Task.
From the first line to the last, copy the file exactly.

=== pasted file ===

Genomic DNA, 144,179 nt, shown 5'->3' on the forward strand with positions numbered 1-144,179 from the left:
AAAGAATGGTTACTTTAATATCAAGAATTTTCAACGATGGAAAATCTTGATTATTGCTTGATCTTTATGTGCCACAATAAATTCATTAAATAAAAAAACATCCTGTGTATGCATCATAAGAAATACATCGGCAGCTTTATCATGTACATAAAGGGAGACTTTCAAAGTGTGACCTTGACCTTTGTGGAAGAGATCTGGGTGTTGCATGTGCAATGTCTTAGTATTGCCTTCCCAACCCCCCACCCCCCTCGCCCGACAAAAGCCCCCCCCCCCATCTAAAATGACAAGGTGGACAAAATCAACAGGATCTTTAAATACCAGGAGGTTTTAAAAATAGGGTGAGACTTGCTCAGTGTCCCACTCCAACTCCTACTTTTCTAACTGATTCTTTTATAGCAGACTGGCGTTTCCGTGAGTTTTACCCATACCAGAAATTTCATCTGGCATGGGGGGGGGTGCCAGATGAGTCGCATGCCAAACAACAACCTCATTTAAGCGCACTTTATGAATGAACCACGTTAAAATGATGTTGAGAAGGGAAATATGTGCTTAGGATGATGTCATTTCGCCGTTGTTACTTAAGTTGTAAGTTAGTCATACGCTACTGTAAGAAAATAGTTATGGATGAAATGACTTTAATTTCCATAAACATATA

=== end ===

Genomic DNA, 144,179 nt, shown 5'->3' on the forward strand with positions numbered 1-144,179 from the left:
AAAGAATGGTTACTTTAATATCAAGAATTTTCAACGATGGAAAATCTTGATTATTGCTTGATCTTTATGTGCCACAATAAATTCATTAAATAAAAAAACATCCTGTGTATGCATCATAAGAAATACATCGGCAGCTTTATCATGTACATAAAGGGAGACTTTCAAAGTGTGACCTTGACCTTTGTGGAAGAGATCTGGGTGTTGCATGTGCAATGTCTTAGTATTGCCTTCCCAACCCCCCACCCCCCTCGCCCGACAAAAGCCCCCCCCCCCATCTAAAATGACAAGGTGGACAAAATCAACAGGATCTTTAAATACCAGGAGGTTTTAAAAATAGGGTGAGACTTGCTCAGTGTCCCACTCCAACTCCTACTTTTCTAACTGATTCTTTTATAGCAGACTGGCGTTTCCGTGAGTTTTACCCATACCAGAAATTTCATCTGGCATGGGGGGGGGTGCCAGATGAGTCGCATGCCAAACAACAACCTCATTTAAGCGCACTTTATGAATGAACCACGTTAAAATGATGTTGAGAAGGGAAATATGTGCTTAGGATGATGTCATTTCGCCGTTGTTACTTAAGTTGTAAGTTAGTCATACGCTACTGTAAGAAAATAGTTATGGATGAAATGACTTTAATTTCCATAAACATATA